In two previous blogs, we explored the ‘trust gap’ between healthcare payers and providers – its negative implications for patients, strategies to help mitigate the divide, a recent narrowing of this gap and the promising shift to a ‘payvider’ model. This payvider model, which is increasingly being used in the commercial market, is based on a vertically integrated approach in which payers and providers share in the risk and rewards of managing care.
At the core of the ‘payvider’ model is a shared interest in better understanding the needs of populations (especially those needing chronic care), building trust and communicating effectively for optimal health outcomes and financial reimbursement.
Evidence is mounting that value-based insurance design (VBID) and the principles on which it was built can positively impact the utilization of high-value providers and limit the use of services that are of potentially low value, ultimately helping plans improve health and quality, enhance consumer engagement and reduce costs.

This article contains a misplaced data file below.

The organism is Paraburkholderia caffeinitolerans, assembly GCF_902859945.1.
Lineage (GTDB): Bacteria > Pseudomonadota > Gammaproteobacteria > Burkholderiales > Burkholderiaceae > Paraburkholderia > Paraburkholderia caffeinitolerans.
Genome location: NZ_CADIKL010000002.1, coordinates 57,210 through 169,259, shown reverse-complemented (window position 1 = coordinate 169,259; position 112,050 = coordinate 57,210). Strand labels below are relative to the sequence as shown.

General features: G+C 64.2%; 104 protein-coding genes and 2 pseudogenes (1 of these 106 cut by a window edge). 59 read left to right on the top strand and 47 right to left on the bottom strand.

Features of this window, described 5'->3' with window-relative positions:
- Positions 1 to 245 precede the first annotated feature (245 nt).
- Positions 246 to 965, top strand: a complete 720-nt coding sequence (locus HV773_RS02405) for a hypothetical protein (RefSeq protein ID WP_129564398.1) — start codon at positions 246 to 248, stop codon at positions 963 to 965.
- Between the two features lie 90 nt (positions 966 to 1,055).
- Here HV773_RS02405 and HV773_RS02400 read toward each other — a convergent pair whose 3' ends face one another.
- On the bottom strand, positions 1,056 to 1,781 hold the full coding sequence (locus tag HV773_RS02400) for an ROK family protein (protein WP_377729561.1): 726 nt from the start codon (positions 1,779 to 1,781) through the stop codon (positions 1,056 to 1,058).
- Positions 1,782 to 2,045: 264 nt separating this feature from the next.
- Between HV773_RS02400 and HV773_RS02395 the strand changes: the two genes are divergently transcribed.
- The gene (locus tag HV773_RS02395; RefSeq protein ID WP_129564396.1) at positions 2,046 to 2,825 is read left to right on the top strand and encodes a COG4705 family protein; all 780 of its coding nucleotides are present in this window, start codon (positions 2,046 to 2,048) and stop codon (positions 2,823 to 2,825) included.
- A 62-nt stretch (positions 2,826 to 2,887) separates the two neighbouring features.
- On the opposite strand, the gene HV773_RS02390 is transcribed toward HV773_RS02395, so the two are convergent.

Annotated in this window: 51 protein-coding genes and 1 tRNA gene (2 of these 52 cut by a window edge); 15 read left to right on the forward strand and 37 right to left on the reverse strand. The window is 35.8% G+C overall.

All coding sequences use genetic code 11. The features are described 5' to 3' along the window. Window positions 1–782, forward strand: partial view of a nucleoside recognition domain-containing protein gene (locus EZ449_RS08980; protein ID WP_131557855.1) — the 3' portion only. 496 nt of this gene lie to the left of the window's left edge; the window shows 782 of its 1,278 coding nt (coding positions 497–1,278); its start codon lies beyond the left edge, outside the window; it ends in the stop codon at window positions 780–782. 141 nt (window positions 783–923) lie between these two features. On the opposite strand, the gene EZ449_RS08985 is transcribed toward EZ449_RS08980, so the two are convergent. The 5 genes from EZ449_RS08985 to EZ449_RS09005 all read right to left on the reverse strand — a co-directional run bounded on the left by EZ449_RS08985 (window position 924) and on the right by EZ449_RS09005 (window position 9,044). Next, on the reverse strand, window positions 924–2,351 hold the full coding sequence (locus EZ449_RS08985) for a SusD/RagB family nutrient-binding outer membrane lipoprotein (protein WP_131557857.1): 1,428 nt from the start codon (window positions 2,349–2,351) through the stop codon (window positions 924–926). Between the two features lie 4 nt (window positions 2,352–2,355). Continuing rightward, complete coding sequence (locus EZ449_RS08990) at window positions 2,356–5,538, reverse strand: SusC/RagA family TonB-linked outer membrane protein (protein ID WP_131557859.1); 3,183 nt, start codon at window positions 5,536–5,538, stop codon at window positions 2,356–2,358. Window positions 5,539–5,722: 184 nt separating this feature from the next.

Until recently, however, the VBID model was largely limited to the commercial insurance sector. But that changed last year, when the Centers for Medicare & Medicaid Services (CMS) began diving into the VBID model in its Medicare Advantage (MA) plans, which may ultimately bring this approach to some 53 million people aged 65 years and over.